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Measuring and analyzing a website traffic statistics is the best way for the webmaster to find out the ‘health’ of a website and take immediate action to remedy any potential problems. Yet, to my surprise, some of the website owners are not even aware that they can measure their own web traffic; not to say analyze them.
Why track your visitors?
Your web traffic statistics is a health report card of your website. Tracking your visitor movement allow you to find out how appealing your site is, from a third party point of view. You can discover ‘truth’ about your site such as which particular page is getting the most attention, which ad unit converts the best, who is your best traffic referring partner etc. With the data on hand, you can pinpoint the weaknesses of your site and make necessary changes.
In order to analyse your web statistics, there are certain terms that you need to understand:
- Number of Visits: Refer to the number of visitors that visited your site over a time span. The time span can be hourly, daily, weekly, bi-weekly or monthly. This data show you how successful your traffic driving strategy is. Obviously, the greater the number of visits, the better it is.
- Absolutely unique visitors: This stat shows the number of absolutely unique visitors that come to your site.
- Returned Visitor: This stat shows the number of visitors that return to your site after the first visit.
** A website should have a good mix of new visitors and returned visitors. If most of your visitors are newcomer, this means that your website does not have the ability to retain visitors.
- Pageviews: This is the total number of page viewed over a time span. The time span can be hourly, daily, weekly, bi-weekly or monthly.
- Pages/visit: This stat records the number of page viewed per visitor. This is an important stat as it tells you how appealing your site is to the visitors.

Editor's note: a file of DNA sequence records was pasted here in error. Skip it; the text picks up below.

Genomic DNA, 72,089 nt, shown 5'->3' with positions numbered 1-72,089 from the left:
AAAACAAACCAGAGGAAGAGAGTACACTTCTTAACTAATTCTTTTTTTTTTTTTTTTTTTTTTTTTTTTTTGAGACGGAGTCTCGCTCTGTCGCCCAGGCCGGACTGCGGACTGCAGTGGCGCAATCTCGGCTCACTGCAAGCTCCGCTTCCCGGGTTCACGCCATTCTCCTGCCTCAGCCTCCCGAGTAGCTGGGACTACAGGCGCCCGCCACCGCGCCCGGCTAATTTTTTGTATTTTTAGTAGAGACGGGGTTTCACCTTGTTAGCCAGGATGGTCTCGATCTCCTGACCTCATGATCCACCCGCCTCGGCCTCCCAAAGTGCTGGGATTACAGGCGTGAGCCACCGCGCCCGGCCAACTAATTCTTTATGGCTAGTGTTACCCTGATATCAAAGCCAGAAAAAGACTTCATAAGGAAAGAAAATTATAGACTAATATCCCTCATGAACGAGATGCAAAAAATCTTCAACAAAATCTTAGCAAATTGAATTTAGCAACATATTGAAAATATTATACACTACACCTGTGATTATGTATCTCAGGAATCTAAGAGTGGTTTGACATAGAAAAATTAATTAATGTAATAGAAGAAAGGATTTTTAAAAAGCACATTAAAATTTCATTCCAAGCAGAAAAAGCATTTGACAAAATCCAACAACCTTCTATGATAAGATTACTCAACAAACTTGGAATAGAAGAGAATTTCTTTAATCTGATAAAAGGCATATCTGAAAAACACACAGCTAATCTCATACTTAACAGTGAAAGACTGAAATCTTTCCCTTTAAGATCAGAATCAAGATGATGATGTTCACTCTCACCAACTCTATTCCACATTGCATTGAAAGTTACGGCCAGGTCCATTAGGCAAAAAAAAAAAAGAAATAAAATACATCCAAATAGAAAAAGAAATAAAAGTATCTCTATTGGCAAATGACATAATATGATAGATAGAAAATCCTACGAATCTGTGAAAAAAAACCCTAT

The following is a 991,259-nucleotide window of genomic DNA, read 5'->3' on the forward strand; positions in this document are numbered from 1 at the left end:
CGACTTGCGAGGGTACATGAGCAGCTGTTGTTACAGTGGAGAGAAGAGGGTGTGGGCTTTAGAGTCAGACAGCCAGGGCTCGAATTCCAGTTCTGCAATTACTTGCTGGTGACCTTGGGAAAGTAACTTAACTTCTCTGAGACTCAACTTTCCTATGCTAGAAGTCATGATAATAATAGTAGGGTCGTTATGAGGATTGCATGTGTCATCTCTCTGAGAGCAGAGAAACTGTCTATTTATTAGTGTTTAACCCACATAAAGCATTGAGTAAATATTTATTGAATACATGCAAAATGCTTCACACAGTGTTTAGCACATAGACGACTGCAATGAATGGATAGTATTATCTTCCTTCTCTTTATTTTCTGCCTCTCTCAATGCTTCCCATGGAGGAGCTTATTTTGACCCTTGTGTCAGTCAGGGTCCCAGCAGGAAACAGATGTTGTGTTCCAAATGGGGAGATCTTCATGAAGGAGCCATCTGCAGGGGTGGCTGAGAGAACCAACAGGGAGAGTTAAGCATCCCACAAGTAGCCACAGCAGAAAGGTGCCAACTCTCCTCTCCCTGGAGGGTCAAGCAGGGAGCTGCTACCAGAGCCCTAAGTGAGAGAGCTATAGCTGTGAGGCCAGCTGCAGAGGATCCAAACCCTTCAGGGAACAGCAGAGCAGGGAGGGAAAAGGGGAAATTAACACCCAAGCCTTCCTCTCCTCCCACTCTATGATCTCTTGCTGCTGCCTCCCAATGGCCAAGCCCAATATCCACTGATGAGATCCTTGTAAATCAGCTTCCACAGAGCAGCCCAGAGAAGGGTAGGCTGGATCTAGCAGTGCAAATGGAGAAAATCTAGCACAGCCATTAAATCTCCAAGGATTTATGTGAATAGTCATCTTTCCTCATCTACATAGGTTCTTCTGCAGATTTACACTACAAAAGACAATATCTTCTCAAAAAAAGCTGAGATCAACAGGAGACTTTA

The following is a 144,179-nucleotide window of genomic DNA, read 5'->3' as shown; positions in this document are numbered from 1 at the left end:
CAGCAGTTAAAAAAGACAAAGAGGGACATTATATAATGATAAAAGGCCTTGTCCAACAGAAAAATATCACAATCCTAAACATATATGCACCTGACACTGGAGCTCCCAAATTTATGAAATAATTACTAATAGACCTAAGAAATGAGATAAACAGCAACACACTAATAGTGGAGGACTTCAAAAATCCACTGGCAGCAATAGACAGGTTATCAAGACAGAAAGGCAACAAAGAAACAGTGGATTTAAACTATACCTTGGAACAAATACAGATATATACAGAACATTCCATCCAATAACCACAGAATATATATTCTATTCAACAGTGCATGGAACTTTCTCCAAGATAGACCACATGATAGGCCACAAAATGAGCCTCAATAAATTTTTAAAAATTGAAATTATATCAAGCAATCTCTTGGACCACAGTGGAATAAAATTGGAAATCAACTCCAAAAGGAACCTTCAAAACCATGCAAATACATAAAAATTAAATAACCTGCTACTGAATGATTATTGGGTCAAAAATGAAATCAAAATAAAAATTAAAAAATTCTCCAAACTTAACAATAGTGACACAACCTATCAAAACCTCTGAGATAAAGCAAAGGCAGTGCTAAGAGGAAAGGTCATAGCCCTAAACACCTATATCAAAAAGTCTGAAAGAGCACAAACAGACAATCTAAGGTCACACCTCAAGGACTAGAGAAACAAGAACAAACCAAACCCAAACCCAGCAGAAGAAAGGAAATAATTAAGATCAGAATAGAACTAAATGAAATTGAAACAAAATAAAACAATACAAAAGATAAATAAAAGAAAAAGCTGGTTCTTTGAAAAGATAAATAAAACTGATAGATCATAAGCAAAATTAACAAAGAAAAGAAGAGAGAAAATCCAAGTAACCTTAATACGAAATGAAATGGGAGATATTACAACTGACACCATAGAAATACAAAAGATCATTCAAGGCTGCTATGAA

- Bounce rate: If a visitor enters your site and leave within 30 seconds, without clicking any internal links on your site, this is considered a bounce. The lower the bounce rate, the better it is. A one-page sales website usually has a higher bounce rate than an information site.
- Average time on site: This refers to the amount of time the visitor spends on your site. It reflects the quality of your content. The longer the time, the better it is.
- Referring site: Find out who refer visitors to your site. A good website should have a diverse traffic referring source. If your traffic source is mainly from the search engine, chances are when the search engine changes their algorithm and result in a drop in your ranking, you, your traffic will also be affected.
- Entry and exit page: This will tell you which page your visitor enters and exits your website.
Recommended web analytics software
This is one of my favourite web analytics software and also the one that I highly recommended. It provides a comprehensive analysis of your web traffic and displays your data with beautiful graphical interface. Best of all, it integrates seamlessly with Google Adword so that you can track the performance of your Adword campaign.
Statcounter provides free analytical software for web owners with less than 250,000 page loads per month. It do cover a wide range of data ranging from basic visitor information to search engine comparison, keyword analysis and etc. I would say it is rather impressive for free analytical software.
These are the two softwares that I have used so far and I am very impressed by it. I have not tried any other analytical software yet. If you have encountered any which is highly recommended, feel free to add to the list above.
In my next post, I will discuss about how to analyse web statistic and use it to your advantage.